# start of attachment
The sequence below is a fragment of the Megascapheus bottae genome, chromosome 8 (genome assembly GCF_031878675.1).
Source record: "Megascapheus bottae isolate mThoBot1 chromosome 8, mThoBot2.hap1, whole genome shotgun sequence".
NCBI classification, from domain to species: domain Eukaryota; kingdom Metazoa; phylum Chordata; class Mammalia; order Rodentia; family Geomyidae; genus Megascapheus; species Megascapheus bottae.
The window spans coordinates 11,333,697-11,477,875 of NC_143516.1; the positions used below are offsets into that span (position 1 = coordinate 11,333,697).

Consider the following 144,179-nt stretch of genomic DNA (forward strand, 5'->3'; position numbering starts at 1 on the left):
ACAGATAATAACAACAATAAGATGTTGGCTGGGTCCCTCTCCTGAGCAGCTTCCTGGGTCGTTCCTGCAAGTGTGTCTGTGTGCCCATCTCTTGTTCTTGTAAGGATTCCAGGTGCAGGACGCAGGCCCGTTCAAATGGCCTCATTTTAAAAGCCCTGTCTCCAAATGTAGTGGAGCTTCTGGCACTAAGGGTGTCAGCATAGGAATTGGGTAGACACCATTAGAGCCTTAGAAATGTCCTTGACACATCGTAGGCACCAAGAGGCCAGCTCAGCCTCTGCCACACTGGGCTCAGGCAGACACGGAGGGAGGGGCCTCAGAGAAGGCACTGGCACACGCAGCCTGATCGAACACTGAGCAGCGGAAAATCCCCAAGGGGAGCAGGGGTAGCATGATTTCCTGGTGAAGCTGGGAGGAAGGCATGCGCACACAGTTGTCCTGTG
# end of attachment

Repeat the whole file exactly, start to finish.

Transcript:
The sequence below is a fragment of the Megascapheus bottae genome, chromosome 8 (genome assembly GCF_031878675.1).
Source record: "Megascapheus bottae isolate mThoBot1 chromosome 8, mThoBot2.hap1, whole genome shotgun sequence".
NCBI classification, from domain to species: domain Eukaryota; kingdom Metazoa; phylum Chordata; class Mammalia; order Rodentia; family Geomyidae; genus Megascapheus; species Megascapheus bottae.
The window spans coordinates 11,333,697-11,477,875 of NC_143516.1; the positions used below are offsets into that span (position 1 = coordinate 11,333,697).

Consider the following 144,179-nt stretch of genomic DNA (forward strand, 5'->3'; position numbering starts at 1 on the left):
ACAGATAATAACAACAATAAGATGTTGGCTGGGTCCCTCTCCTGAGCAGCTTCCTGGGTCGTTCCTGCAAGTGTGTCTGTGTGCCCATCTCTTGTTCTTGTAAGGATTCCAGGTGCAGGACGCAGGCCCGTTCAAATGGCCTCATTTTAAAAGCCCTGTCTCCAAATGTAGTGGAGCTTCTGGCACTAAGGGTGTCAGCATAGGAATTGGGTAGACACCATTAGAGCCTTAGAAATGTCCTTGACACATCGTAGGCACCAAGAGGCCAGCTCAGCCTCTGCCACACTGGGCTCAGGCAGACACGGAGGGAGGGGCCTCAGAGAAGGCACTGGCACACGCAGCCTGATCGAACACTGAGCAGCGGAAAATCCCCAAGGGGAGCAGGGGTAGCATGATTTCCTGGTGAAGCTGGGAGGAAGGCATGCGCACACAGTTGTCCTGTG